Clamor around the pots of rice, sabze (vegetables) and dahl, trying to get some splashes of food in your bowl. This is where the competition really heats up. Sit near Karmamurti, age 86,who might read your palm or dispense a word of advice. Usually, it’s “relax,” which always seems to apply, no matter what the situation is.
1 PM: Lie down on the sadhana room floor for Yoga Nidra, a special session from Karmamurti. You close your eyes and hear him ask you to breathe light in and out of your heart center. You don’t remember anything until you are asked to repeat your san kalpa, your personal resolve. You say silently, three times, “I love and approve of myself.” Then you sit up, chant aum, and wonder if there’s a snack. There isn’t.
It was the greatest leap ever taken. The speed of Hanuman’s jump pulled blossoms and flowers into the air after him and they fell like little stars on the waving treetops. The animals on the beach had never seen such a thing; they cheered Hanuman, then the air burned from his passage, and red clouds flamed over the sky… (Ramayana, retold by William Buck)
Around you, the other contestants take their Hanuman poses. Josie feels like she is flying. Samar is concerned about her knee. Erika’s hamstrings aren’t warmed up enough. Tonya knows a better way to get into the position.
4 PM: Practice Bhramari, the humming breath, with Shanti. Hum the breath all the way down the spine, from ajna to mooladhara. Then he leads you in Spinal Awareness meditation. You focus on moving the breath, and prana in the form of bright white light, up and down the spine.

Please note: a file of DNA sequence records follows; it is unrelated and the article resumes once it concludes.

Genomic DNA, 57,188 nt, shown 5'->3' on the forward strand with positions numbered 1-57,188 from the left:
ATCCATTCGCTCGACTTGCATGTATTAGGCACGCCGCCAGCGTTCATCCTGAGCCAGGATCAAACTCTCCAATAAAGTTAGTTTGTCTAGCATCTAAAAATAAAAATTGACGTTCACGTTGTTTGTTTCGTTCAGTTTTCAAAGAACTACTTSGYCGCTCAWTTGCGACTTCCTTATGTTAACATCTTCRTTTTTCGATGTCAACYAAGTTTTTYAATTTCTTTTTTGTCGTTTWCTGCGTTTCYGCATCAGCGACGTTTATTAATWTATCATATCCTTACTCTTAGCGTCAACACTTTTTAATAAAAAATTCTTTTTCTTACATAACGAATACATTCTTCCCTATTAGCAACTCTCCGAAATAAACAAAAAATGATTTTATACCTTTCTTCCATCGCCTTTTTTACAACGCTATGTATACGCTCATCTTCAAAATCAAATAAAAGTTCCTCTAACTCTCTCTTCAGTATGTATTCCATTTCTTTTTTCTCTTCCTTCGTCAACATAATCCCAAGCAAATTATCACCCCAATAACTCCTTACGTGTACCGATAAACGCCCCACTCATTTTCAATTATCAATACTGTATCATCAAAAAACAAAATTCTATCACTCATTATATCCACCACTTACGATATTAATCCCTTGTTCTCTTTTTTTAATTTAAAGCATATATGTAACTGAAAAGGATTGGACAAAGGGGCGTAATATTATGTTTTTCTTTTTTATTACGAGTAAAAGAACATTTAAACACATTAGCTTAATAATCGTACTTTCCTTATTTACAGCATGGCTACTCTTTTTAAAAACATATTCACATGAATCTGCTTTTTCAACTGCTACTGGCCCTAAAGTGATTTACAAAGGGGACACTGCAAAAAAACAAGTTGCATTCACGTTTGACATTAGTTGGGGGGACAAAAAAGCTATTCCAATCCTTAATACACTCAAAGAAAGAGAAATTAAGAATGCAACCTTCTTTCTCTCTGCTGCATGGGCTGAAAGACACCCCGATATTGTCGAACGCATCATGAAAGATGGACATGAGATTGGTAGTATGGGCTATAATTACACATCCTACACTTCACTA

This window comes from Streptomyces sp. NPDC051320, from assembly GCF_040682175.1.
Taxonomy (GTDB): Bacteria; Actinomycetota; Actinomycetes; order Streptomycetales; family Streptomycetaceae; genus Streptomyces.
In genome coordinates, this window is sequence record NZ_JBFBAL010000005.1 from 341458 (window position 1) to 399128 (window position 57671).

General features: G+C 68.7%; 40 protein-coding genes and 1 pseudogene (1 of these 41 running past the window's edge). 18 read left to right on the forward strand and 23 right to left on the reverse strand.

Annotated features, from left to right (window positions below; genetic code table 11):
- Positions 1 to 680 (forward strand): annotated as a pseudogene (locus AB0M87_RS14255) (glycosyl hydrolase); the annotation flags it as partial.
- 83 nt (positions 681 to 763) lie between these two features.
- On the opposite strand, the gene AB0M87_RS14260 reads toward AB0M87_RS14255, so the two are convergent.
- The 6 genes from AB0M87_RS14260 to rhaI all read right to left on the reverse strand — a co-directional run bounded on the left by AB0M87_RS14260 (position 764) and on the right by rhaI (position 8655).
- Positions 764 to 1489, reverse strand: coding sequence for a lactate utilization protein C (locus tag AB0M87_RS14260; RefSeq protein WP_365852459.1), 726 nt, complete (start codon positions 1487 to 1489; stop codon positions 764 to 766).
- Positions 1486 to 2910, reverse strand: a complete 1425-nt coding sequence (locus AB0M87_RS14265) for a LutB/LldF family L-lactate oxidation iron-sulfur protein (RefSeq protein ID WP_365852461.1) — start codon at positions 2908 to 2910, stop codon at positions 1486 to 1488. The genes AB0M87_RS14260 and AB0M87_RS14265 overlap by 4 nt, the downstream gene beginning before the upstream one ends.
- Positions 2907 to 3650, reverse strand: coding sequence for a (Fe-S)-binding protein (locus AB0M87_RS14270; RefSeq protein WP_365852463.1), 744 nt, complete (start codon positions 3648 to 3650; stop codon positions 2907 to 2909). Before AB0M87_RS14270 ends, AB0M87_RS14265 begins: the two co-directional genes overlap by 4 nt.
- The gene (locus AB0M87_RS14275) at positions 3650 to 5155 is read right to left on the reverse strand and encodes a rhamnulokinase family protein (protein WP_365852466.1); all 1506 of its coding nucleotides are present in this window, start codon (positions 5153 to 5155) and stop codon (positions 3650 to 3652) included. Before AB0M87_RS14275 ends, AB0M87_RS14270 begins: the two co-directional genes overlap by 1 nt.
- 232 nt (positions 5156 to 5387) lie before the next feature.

5:30 PM: Surya Namaskara practice: Sun Salutations that you learned on Survivor: Season I. This time though, you close your eyes while flowing from downward dog, to eight-point pose, to cobra, to ardachandransana, and you imagine the white light moving from trigger point to trigger point. You move the awareness, breath and light from endocrine gland to endocrine gland and when you are done, you are lightheaded and nauseated. Atma says you are detoxifying through the glands, and you lie down with your eyes closed.
6:30 PM: Dinner. (Your black market supplier Samar hands you half a ripe, perfect avocado.) Afterwards, you walk along the beach, sun squinting beneath clouds bouncing off water and jagged edges of broken seashells. The wind exhales gently through the tall grasses above you and the surf softly rumbles. You think this is the best thing ever said about God (via Thomas Merton).
7:30 PM: Nada Yoga and Kirtan. Shanti explains Nada Yoga, the yoga of sound as “a non-confrontational way to deal with our ‘bits and pieces’, due to its tendency to dissolve emotional content.” “Nad” means “flow” in Sanskrit, referring to the constant flow of consciousness within us, underlying everything. Piercing this content with sound (especially Sanskrit, which is a precise mathematical language) can be transformational. So you chant along with the other contestants and you lose yourself in the larger sound.
9 PM: You lie down under two large comforters in your caravan and turn your head to peak out through the front window at the waning light over the water. Settling your head on the pillow, you close your eyes and wish your anahata would settle down, let everything turn from pink to dark. Regardless, you fall asleep.